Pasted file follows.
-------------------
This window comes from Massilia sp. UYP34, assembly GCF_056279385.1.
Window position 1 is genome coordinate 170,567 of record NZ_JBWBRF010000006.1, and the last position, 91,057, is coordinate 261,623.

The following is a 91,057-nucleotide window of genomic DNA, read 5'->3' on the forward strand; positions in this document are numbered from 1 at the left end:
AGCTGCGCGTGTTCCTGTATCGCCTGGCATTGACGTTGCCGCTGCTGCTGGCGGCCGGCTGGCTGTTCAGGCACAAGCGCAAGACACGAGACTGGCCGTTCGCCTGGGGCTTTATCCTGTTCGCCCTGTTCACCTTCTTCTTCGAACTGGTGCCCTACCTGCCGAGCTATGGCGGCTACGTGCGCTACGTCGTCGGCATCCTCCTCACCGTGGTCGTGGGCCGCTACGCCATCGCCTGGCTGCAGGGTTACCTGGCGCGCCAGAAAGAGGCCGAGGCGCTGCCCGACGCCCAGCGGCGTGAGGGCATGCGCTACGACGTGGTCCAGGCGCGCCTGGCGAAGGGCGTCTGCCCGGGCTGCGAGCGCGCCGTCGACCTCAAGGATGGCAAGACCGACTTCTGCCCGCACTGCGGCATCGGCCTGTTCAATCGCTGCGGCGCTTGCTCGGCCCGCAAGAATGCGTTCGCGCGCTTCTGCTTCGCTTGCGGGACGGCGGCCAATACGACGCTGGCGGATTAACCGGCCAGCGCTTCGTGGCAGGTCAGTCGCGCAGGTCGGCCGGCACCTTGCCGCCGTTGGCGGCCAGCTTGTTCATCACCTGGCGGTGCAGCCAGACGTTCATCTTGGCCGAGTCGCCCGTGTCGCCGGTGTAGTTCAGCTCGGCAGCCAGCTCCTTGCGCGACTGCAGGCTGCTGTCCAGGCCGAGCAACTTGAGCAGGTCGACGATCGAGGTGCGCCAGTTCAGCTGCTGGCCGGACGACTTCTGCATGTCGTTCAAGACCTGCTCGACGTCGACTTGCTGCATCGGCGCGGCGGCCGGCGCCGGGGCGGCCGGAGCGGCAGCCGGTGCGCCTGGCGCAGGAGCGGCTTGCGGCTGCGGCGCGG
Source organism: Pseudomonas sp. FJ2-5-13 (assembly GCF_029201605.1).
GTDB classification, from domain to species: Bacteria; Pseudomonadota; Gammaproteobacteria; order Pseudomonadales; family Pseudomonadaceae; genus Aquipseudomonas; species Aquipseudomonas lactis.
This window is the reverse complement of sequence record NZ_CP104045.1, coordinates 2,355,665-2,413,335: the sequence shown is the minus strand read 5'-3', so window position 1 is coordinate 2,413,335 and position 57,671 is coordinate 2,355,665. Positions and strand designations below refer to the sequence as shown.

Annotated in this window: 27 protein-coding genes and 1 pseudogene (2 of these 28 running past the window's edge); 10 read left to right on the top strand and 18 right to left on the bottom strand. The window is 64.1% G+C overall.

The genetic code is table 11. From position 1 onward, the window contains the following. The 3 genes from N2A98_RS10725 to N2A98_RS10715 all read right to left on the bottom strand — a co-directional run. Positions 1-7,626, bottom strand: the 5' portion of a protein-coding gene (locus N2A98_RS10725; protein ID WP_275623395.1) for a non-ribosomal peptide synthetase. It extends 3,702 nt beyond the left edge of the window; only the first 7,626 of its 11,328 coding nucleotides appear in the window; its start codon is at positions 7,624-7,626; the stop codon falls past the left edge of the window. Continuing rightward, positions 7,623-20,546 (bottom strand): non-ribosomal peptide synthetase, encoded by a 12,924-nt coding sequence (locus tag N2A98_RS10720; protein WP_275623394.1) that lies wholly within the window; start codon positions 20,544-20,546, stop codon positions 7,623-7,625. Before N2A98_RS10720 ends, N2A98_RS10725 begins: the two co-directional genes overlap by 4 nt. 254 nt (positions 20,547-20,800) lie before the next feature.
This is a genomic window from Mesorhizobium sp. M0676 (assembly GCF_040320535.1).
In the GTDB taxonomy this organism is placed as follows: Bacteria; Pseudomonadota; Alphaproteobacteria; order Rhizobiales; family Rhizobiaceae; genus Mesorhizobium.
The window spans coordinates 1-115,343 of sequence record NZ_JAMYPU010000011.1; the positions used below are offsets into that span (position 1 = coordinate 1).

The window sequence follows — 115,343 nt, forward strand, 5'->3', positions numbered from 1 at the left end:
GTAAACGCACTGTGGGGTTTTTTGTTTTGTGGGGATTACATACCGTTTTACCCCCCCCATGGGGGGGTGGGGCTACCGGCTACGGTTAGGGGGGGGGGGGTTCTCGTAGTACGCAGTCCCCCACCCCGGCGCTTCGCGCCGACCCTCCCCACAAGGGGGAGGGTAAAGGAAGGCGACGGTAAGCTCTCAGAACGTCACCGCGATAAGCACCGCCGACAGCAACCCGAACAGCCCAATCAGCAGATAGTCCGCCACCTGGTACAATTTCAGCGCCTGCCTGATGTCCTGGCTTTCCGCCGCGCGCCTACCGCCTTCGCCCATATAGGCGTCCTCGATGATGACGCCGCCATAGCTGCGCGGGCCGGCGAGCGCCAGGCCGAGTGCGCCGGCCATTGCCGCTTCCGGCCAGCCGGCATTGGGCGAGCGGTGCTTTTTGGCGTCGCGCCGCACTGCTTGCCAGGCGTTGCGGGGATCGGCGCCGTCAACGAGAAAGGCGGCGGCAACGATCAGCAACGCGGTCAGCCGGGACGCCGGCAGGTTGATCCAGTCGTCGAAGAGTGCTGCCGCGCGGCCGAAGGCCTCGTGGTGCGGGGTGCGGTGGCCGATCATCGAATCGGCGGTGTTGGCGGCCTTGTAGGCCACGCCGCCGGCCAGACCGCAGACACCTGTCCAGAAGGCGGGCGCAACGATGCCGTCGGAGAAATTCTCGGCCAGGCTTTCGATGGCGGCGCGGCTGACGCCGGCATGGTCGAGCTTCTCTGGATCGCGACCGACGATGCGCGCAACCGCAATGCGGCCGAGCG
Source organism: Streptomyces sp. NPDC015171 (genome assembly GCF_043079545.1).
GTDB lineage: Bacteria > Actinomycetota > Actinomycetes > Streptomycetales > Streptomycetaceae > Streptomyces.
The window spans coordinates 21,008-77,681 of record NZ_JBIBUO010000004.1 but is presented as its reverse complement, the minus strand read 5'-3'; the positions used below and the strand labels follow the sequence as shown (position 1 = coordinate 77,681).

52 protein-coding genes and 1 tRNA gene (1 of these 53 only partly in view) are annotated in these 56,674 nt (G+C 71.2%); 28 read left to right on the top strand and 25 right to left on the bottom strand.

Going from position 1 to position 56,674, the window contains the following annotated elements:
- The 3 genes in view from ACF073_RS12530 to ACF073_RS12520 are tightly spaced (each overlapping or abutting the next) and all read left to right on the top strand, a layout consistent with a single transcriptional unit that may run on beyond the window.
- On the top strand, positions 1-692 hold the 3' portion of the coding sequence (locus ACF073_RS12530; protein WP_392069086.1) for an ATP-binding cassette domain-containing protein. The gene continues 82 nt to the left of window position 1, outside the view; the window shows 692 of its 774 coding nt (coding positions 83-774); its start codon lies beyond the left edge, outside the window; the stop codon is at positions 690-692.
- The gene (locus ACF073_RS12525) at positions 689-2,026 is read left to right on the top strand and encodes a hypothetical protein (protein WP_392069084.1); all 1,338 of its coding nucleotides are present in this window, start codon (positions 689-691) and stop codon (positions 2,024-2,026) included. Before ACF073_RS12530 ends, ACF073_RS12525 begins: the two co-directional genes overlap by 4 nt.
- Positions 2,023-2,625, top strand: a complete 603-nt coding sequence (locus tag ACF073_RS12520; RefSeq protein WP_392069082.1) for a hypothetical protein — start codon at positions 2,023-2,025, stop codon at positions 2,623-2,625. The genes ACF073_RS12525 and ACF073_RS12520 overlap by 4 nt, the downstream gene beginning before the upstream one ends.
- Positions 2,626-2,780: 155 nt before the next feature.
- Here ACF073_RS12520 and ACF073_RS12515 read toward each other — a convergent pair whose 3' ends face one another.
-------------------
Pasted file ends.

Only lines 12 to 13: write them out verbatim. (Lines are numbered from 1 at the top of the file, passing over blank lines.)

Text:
The window spans coordinates 1-115,343 of sequence record NZ_JAMYPU010000011.1; the positions used below are offsets into that span (position 1 = coordinate 1).

The window sequence follows — 115,343 nt, forward strand, 5'->3', positions numbered from 1 at the left end: